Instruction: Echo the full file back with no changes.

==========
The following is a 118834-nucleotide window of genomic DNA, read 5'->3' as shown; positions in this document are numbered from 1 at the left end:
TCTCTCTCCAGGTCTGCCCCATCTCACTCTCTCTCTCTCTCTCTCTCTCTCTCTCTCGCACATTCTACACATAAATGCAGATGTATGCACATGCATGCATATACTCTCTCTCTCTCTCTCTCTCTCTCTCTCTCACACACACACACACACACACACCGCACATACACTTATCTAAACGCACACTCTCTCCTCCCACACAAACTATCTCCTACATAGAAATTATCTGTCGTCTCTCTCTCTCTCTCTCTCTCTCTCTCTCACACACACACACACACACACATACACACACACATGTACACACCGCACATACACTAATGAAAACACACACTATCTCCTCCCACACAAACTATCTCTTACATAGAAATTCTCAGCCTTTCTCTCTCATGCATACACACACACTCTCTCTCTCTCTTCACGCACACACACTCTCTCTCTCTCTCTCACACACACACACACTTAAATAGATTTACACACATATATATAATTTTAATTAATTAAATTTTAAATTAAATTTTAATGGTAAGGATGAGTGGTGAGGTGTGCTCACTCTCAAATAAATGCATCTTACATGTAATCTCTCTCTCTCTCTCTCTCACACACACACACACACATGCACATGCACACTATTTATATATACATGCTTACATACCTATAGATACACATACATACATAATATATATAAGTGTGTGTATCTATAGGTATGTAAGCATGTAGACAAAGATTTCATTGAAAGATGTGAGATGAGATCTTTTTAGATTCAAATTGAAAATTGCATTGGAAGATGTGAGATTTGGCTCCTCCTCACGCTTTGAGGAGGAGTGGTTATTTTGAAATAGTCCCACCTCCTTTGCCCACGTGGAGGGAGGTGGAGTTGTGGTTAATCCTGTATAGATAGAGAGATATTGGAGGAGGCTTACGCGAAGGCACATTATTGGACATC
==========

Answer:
The following is a 118834-nucleotide window of genomic DNA, read 5'->3' as shown; positions in this document are numbered from 1 at the left end:
TCTCTCTCCAGGTCTGCCCCATCTCACTCTCTCTCTCTCTCTCTCTCTCTCTCTCTCGCACATTCTACACATAAATGCAGATGTATGCACATGCATGCATATACTCTCTCTCTCTCTCTCTCTCTCTCTCTCTCACACACACACACACACACACACCGCACATACACTTATCTAAACGCACACTCTCTCCTCCCACACAAACTATCTCCTACATAGAAATTATCTGTCGTCTCTCTCTCTCTCTCTCTCTCTCTCTCTCACACACACACACACACACACATACACACACACATGTACACACCGCACATACACTAATGAAAACACACACTATCTCCTCCCACACAAACTATCTCTTACATAGAAATTCTCAGCCTTTCTCTCTCATGCATACACACACACTCTCTCTCTCTCTTCACGCACACACACTCTCTCTCTCTCTCTCACACACACACACACTTAAATAGATTTACACACATATATATAATTTTAATTAATTAAATTTTAAATTAAATTTTAATGGTAAGGATGAGTGGTGAGGTGTGCTCACTCTCAAATAAATGCATCTTACATGTAATCTCTCTCTCTCTCTCTCTCACACACACACACACACATGCACATGCACACTATTTATATATACATGCTTACATACCTATAGATACACATACATACATAATATATATAAGTGTGTGTATCTATAGGTATGTAAGCATGTAGACAAAGATTTCATTGAAAGATGTGAGATGAGATCTTTTTAGATTCAAATTGAAAATTGCATTGGAAGATGTGAGATTTGGCTCCTCCTCACGCTTTGAGGAGGAGTGGTTATTTTGAAATAGTCCCACCTCCTTTGCCCACGTGGAGGGAGGTGGAGTTGTGGTTAATCCTGTATAGATAGAGAGATATTGGAGGAGGCTTACGCGAAGGCACATTATTGGACATC